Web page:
A version of this article originally appeared in The Shooter’s Log on November 9, 2010. The author takes readers through a step-by-step instructional on how to convert a post-ban AK-47 to a pre-ban AK-4 using the example of a post-ban Egyptian Maadi, stamped steel receiver AK-47. The following article is a condensed version of the original. You can read the original article here.
Please note: Even though the federal assault weapons ban ended in 2004, some states do not allow “assault weapons.” Many of the pre-ban AK-47 aesthetics, such as a pistol grip are illegal in some states. Be absolutely sure your state allows ownership of a pre-ban AK-47 before converting your post-ban rifle. Further, follow all your local and state laws regarding magazine capacity restrictions.
Non-compliance with 922(r) may lead to federal charges and gun confiscation. If convicted, this means federal prison time. Do it right, or don’t do it at all!
Background and Title 18 U.S.C. 922(r)
In 1989, President George H.W. Bush banned the import of 43 types of semiautomatic firearms considered to have no “sporting” purpose. Included in the ban is the AK-47, UZI, FAL, FNC and HK91 rifles. Like the AWB signed by President Bill Clinton in 1994, the definition of “sporting” meant aesthetics as opposed to functionality of the firearm. Before the AWB, AK-47 clones that passed the criteria for sporting purposes were still imported. These rifles lacked a pistol grip, collapsible stock, no threaded muzzle and a 5- or 10-round magazine. To get around the ban, imported AK-47s came with large thumbhole fix stocks, no bayonet lug and a welded-on muzzle device. We consider semiautomatic rifles imported into the United States before March 14, 1989, grandfathered in and on the ban list as “pre-ban” rifles.
In 1990, Title 18 922(r), a law defining what parts were legal on imported rifles states
“Title 18 U.S.C., Chapter 44, Section 922 (r) No person shall assemble a semiautomatic rifle or any shotgun using more than 10 of the imported parts listed in paragraph (c) of this section if the assembled firearm is prohibited from importation under section 925(d)(3) as not being particularly suitable for or readily adaptable to sporting purposes.”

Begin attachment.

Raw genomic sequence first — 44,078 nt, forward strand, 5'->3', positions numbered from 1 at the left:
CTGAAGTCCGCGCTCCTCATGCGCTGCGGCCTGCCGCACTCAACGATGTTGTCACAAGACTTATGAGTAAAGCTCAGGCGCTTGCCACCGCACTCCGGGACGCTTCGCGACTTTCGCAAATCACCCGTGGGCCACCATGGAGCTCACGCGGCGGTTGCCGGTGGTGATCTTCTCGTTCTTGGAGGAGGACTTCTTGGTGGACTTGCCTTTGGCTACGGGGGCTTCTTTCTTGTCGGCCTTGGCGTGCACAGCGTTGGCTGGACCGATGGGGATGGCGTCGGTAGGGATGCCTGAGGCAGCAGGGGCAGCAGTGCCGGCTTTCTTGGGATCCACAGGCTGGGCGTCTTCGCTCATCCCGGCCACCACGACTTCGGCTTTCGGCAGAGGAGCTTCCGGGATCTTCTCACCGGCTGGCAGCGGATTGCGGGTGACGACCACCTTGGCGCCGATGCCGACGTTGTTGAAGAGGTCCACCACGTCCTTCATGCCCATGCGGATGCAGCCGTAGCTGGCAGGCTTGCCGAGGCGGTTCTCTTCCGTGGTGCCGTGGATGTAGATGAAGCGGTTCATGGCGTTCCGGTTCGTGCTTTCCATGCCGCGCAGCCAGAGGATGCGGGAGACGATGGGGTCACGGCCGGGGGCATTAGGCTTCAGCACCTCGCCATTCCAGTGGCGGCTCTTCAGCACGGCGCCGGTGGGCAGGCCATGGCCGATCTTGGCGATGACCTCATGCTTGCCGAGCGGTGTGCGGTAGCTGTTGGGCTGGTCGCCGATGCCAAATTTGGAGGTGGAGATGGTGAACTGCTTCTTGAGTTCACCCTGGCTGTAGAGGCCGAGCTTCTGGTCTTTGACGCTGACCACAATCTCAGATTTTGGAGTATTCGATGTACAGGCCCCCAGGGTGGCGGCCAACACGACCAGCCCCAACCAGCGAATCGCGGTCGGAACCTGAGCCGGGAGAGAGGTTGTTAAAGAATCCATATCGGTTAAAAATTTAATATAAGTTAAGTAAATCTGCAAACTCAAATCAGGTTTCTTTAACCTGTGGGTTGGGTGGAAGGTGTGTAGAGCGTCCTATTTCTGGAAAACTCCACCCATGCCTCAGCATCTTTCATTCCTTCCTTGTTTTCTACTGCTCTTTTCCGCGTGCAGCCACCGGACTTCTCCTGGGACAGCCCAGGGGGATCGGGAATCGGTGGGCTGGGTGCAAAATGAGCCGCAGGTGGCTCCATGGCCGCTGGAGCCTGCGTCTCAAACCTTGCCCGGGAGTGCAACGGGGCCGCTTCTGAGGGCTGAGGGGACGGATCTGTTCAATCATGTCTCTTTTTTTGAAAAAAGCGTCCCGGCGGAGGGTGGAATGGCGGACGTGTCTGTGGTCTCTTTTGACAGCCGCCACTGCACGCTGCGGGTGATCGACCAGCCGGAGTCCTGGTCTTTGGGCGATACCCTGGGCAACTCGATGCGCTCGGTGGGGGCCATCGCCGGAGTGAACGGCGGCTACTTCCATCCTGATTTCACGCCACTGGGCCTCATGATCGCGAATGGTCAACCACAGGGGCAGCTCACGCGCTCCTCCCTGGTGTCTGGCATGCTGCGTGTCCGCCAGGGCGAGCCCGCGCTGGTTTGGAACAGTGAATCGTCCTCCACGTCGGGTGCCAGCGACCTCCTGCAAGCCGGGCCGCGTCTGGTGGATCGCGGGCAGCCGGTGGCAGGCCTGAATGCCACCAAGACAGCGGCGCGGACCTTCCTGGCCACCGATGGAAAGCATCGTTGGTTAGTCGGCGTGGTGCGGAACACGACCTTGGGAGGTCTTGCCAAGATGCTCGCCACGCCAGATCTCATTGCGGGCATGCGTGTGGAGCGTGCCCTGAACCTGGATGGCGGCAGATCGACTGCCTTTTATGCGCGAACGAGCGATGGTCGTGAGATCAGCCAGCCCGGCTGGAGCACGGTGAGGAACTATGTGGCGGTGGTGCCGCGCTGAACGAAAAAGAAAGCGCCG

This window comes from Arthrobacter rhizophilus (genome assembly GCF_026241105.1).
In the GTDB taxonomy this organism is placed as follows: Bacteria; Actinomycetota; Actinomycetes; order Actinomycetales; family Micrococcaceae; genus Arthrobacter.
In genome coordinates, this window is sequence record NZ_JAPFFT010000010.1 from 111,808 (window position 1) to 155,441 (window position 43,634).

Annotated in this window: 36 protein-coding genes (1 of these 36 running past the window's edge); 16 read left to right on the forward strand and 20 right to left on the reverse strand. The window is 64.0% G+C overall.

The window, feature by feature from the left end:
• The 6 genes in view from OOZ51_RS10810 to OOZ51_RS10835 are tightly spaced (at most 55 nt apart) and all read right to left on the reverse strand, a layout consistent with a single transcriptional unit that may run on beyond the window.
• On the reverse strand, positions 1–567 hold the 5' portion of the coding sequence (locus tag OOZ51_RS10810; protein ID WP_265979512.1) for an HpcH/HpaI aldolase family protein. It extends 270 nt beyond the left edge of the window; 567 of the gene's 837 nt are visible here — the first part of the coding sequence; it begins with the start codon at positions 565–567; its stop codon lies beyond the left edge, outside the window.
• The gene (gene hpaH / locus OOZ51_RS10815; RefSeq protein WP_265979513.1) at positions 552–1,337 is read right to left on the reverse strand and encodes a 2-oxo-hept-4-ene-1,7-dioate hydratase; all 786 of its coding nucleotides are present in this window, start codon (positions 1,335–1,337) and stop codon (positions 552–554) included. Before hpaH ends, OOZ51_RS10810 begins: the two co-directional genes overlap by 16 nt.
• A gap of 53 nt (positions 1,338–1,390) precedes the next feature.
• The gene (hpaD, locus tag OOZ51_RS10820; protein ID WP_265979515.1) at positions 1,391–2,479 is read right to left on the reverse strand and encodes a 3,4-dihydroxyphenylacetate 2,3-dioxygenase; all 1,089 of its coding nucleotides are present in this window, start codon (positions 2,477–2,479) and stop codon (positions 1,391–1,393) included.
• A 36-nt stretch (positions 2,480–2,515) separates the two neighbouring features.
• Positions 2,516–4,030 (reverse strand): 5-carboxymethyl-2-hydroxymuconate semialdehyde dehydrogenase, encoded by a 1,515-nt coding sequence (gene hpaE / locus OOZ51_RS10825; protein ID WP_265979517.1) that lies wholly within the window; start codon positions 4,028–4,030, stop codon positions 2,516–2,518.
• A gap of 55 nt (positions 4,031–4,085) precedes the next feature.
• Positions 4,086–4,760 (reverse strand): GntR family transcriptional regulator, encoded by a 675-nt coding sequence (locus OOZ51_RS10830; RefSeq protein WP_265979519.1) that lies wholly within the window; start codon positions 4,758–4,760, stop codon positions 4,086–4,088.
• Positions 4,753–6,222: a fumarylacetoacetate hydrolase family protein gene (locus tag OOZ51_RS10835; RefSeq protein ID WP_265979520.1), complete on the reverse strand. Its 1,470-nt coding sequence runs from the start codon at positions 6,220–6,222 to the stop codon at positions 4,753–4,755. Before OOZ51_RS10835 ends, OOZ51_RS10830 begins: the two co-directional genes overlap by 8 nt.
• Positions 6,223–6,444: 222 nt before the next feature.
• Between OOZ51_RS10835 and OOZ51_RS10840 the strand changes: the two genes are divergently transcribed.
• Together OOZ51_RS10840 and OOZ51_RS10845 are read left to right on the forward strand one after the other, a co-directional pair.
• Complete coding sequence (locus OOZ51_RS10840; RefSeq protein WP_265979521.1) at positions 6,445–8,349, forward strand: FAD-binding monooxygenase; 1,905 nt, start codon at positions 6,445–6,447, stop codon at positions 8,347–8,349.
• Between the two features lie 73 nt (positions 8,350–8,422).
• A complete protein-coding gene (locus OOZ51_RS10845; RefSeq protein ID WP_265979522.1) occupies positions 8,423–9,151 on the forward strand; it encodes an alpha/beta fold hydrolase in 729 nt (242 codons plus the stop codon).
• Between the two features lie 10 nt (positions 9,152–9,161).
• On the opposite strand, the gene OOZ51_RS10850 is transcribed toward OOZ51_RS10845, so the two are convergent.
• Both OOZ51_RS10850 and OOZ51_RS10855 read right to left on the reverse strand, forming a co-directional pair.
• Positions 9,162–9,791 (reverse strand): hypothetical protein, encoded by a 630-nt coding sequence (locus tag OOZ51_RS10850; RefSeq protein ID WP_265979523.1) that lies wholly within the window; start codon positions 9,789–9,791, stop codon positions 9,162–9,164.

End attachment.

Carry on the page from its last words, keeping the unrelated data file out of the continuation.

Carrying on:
This law—still in effect today—lists 20 parts applicalbe to all imported semiautomatic rifles, not just the AK-47, that must comply. For the AK-47, the law applies to these 16 parts :
- Front and rear trunions (on stamped receivers only)
- Bolt carrier
- Gas piston
- Pistol grip
- Upper and lower handguards (count as one part)
- Muzzle device
- Magazine body
- Magazine follower
- Magazine floor plate
To convert your post-ban AK-47 into one that looks pre-ban, you may choose only a maximum of 10 imported parts. Meaning, you must have at least six parts made in the United States for your AK-47 to be legal and 922 (r) exempt. For a milled receiver, you may replace only five parts. To find out whether your AK is milled or stamped, read “AK-47 Receiver Identification: Milled vs. Stamped.”
This conversion might cost quite a few hundred dollars and a considerable amount of time. However, since Obama’s sanctions against Kalashnikov Concern, pre-ban AK-47s are selling for a premium. If you have an imported “sporting” AK, especially if it is an Egyptian Maadi, Bulgarian or a Yugo M-90, it will be worth the extra investment in the end. To cut your conversion costs down, you will want to select the smaller, less expensive parts. Here are our suggestions.
Fire Control Group
The fire control group consists of a hammer, trigger and disconnect0r. This counts as three parts—only three more to go! You have two choices—a single– or double-hook fire control group. The double-hook sets give you a more positive grip on the hammer and a smoother trigger let-off. Really made for milled receivers, with a little fitting you can get these double-hook fire control groups to work in a stamped receiver. It might just mean you need to open up the area around the trigger slot in the receiver with a small file.
One of the main parts of your post-ban AK you are itching to change is that fixed thumbhole stock. A stock set including the buttstock, pistol grip and handguard count as three more parts. However, if you chose a fixed or collapsible wood or synthetic buttstock only, you will still need to replace two more parts to be compliant with the law.
If you go with a side folder or imported East German crutch stock, you will still need to replace another part. Remember, if you add or leave one imported part on the rifle, you must replace an imported part with a U.S.-made part elsewhere. You may not have more than 10 imported parts on the post-ban AK-47. A U.S.-made gas piston, a muzzle device, magazine follower and magazine floor plate are all easy to replace parts.
With this set-up, we have actually installed eight U.S.-made parts on your post-ban AK-47. It is no big deal to have more than the enforced six—it gives you room to switch back to two imported parts later.
For a full description on how to install the fire control group, stock set, muzzle device, as well as giving your AK-47’s stock a refinishing, read the original article.